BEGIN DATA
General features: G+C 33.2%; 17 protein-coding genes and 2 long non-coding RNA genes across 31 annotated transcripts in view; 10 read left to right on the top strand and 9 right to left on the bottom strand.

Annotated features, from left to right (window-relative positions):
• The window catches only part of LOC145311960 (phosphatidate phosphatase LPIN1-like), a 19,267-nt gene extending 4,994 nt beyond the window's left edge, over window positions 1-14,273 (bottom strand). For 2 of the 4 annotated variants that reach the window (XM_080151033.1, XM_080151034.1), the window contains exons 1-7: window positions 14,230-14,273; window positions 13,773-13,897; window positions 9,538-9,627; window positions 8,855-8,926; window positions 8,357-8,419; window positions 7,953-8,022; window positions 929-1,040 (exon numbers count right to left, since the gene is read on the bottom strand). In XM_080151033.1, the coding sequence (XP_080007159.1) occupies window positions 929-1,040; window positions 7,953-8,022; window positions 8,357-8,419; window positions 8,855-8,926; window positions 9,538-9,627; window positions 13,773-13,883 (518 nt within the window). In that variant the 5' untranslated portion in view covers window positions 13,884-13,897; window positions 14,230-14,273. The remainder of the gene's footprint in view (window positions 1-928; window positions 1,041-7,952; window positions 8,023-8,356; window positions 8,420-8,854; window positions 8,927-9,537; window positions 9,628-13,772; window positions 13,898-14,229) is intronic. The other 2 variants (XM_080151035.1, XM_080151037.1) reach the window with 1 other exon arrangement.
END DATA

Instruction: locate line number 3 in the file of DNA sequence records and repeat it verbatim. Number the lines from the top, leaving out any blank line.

• The window catches only part of LOC145311960 (phosphatidate phosphatase LPIN1-like), a 19,267-nt gene extending 4,994 nt beyond the window's left edge, over window positions 1-14,273 (bottom strand). For 2 of the 4 annotated variants that reach the window (XM_080151033.1, XM_080151034.1), the window contains exons 1-7: window positions 14,230-14,273; window positions 13,773-13,897; window positions 9,538-9,627; window positions 8,855-8,926; window positions 8,357-8,419; window positions 7,953-8,022; window positions 929-1,040 (exon numbers count right to left, since the gene is read on the bottom strand). In XM_080151033.1, the coding sequence (XP_080007159.1) occupies window positions 929-1,040; window positions 7,953-8,022; window positions 8,357-8,419; window positions 8,855-8,926; window positions 9,538-9,627; window positions 13,773-13,883 (518 nt within the window). In that variant the 5' untranslated portion in view covers window positions 13,884-13,897; window positions 14,230-14,273. The remainder of the gene's footprint in view (window positions 1-928; window positions 1,041-7,952; window positions 8,023-8,356; window positions 8,420-8,854; window positions 8,927-9,537; window positions 9,628-13,772; window positions 13,898-14,229) is intronic. The other 2 variants (XM_080151035.1, XM_080151037.1) reach the window with 1 other exon arrangement.